📓 My Childhood in the GDR 📓
Do you ever wish you could just live in the past? If so, you’re not alone. The first quarter of the twenty-first century seems to be defined by an increasing number of people who glorify the glowing halcyon days of yore. I have yet to be convinced. Nostalgia is a yearning for an idealized past, according to the Australian evangelist Alan Hirsch. The key word being idealized.
I often catch myself remembering my own past more warmly than it was. Probably my first childhood memory is of perching on my knees in a dark, high-ceilinged living room and drawing a bird on the wooden floor by tracing its outline in the layer of black dust sprinkled beneath the coal stove. 1986. Weitlingstrasse 90 in East Berlin, Germany.
Years later I wanted to move into my own apartment. I remembered leaning on those warm, green stove tiles of my youth and I thought I could save money by living in an apartment with a coal stove. My mother had to remind me that we had had to carry buckets of coals up to the 4th floor every day in winter. My memory had lied to me by omission, had become romantic and sentimental. It was a memory of coal with none of the grit.
As Hirsch points out, nostalgia does not relate to a specific memory but rather an emotional state. The day-to-day reality of life was more complex and bureaucratic than my memory allowed for. For example, you had to wait for up to sixteen years for the privilege of owning a car, and you could only register for car ownership when you came of age. In the anti-capitalist economy, you could shorten the wait by buying a used car, which, ironically, you had to pay much more for.
The economy of scarcity also affected living space. Homes were hard to come by; apartments were in short supply. People had to wait months or even years for an apartment in a Plattenbau – a building made up of concrete slabs, erected at speed to supply homes to young people stuck living with their parents and grandparents.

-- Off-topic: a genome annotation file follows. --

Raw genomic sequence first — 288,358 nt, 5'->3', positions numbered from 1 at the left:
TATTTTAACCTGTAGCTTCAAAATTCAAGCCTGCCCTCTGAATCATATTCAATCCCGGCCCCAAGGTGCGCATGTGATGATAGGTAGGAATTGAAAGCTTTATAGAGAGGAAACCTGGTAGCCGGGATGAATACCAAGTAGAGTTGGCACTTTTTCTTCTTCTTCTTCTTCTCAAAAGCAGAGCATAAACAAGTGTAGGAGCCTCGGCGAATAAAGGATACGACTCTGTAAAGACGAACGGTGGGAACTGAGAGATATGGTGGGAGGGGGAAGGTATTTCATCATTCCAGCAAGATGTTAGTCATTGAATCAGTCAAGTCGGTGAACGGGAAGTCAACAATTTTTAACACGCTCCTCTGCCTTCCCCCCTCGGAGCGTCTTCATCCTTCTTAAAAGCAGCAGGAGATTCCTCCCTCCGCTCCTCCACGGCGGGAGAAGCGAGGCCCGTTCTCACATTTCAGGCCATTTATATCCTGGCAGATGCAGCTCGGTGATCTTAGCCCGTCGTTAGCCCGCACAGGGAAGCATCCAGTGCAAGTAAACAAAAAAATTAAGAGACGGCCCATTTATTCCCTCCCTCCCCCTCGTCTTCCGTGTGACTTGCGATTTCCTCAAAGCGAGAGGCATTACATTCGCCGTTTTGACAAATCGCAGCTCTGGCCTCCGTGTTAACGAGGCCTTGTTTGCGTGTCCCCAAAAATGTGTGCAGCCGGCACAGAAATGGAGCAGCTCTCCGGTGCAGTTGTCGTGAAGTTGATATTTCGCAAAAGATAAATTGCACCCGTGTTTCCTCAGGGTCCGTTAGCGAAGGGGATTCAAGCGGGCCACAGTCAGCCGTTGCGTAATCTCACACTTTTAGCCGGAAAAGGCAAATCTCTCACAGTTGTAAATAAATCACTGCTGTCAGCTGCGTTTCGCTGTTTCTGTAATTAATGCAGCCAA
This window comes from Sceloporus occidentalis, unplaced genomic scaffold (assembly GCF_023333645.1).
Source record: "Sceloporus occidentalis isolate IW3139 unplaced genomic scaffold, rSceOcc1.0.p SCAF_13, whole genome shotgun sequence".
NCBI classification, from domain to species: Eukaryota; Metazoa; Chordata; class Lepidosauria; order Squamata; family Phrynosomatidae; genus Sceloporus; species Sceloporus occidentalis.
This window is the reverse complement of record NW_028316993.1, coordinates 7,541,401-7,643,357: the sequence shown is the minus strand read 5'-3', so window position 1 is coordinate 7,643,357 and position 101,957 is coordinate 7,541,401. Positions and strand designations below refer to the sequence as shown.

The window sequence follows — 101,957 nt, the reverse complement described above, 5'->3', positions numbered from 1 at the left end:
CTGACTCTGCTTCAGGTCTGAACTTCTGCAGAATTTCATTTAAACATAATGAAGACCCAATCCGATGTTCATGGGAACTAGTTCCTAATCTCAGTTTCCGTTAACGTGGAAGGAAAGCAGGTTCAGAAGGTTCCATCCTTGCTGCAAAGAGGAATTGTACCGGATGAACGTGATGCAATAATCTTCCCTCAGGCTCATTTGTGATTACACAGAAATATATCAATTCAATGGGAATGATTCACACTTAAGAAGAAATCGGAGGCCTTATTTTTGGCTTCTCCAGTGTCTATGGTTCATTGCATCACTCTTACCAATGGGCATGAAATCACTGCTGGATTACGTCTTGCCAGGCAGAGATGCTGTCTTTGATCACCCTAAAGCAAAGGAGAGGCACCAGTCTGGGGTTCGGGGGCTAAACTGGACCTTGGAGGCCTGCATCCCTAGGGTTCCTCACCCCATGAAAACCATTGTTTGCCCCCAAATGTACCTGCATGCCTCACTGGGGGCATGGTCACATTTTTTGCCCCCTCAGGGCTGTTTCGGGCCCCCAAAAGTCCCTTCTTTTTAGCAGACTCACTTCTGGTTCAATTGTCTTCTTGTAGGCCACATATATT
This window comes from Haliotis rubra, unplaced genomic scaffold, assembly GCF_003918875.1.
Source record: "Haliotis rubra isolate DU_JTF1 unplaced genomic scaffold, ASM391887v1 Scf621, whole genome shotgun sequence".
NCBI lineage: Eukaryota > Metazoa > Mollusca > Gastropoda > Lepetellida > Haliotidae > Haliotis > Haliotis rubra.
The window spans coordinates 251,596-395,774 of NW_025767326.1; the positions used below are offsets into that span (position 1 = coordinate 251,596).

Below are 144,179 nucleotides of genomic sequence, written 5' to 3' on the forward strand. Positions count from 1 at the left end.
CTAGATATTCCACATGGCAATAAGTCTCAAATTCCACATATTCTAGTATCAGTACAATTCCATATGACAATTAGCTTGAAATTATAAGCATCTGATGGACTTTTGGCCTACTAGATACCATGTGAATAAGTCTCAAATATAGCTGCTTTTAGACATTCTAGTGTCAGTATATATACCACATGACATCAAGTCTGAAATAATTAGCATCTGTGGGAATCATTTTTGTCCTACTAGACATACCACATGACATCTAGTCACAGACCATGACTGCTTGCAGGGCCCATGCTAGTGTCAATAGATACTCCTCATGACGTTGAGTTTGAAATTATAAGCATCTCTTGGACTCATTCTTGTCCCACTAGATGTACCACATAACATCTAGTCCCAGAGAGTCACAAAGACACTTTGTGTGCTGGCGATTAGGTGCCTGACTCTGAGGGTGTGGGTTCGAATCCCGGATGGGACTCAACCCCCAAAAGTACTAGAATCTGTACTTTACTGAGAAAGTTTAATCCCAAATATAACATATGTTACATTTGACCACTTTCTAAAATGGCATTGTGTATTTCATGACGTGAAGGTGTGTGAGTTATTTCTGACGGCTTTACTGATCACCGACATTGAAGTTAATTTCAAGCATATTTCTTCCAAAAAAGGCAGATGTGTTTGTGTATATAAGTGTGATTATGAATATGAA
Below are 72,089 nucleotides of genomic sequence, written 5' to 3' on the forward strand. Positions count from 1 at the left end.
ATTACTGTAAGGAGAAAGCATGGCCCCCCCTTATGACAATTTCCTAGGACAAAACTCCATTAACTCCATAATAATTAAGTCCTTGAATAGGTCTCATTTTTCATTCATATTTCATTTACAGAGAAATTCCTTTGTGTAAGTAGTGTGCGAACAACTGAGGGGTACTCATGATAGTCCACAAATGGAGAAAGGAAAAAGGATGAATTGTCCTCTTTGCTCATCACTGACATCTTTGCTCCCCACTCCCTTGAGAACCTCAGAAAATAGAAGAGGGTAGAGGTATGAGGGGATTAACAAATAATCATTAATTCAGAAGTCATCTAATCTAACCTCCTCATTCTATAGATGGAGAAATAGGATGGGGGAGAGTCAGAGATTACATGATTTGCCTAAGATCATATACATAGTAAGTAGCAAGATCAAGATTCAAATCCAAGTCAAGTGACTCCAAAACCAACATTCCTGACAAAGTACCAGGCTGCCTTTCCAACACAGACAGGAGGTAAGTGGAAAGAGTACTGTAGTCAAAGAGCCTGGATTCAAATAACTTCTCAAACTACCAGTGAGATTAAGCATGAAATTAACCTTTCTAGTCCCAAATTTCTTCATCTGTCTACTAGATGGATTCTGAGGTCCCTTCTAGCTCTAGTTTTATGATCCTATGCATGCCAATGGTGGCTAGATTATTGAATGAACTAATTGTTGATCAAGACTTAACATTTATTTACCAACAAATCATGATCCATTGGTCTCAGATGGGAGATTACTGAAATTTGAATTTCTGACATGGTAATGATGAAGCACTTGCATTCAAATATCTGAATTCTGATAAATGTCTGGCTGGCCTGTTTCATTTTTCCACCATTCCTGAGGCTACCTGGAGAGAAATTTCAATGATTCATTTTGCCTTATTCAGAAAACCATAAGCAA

As a result, many young people had to live with their parents for years, well into their own adulthood, without any prospects of owning an apartment of their own. My mother and I lived with my grandparents for quite some time. In fact, it was the fall of The Wall - not the GDR government - which transformed us into homeowners. It was about time -- my mother had been searching for an apartment for three years without making any headway.
As a child, my grandmother was a constant source of pride for me – she was the tallest, most upright of all the grandmothers we knew. As an adult, I’m even more conscious of what an unusual woman she was: a specialist veterinarian who touched the lives of many of the people she met. One of my favourite stories about Oma relates to her determination to help her friends. The East German government was pretty sure she would not abandon her children and husband in the East, and because of her high ranking veterinary job, she was able to travel more freely between the GDR and West Germany. When a friend was in need, she volunteered to smuggle Deutsche Mark across the border from West to East. Because of her ample bosom, she could hide surprising quantities of the Western currency in the depths of her bra.
Today you do not have to cross the border anymore--you can reach out and touch the Berlin Wall at the East Side Gallery in Berlin. But the oldest relic of the border is found in the Erna-Berger-Strasse, where one of the last GDR watchtowers battles its decay. Here you can climb up the ladder and experience the same view as the GDR border soldiers when they had to be on their eight-hour shift, without water, electricity, or heating, and under orders to shoot anyone who dared cross the border.
Another place where you can touch the relics of my past is the GDR museum in Berlin. There, you can visit an authentic GDR apartment and get a feel for everyday life in the former Soviet satellite state. On display is an exact copy of the couch I grew up on. I love this museum for its interactive display, which enables you to touch coffee beans, pick up a phone and listen to the old radio, watch old documentaries like Sandmann. But what is a museum to some is my entire childhood to me. It is crazy that I grew up in a country that does not exist anymore, a country that is now only real in a museum. With my childhood also ended an era - East and West Germany reunited.
I cannot glorify the past. So out of many things, my childhood taught me that nothing is forever. Even the country you grow up in can suddenly come to an end. My grandmother was very happy that – unlike her - I for instance had the freedom to travel the world. I do believe in happy endings and that change - in my point of view - can guide to something better.
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by Berta luise heide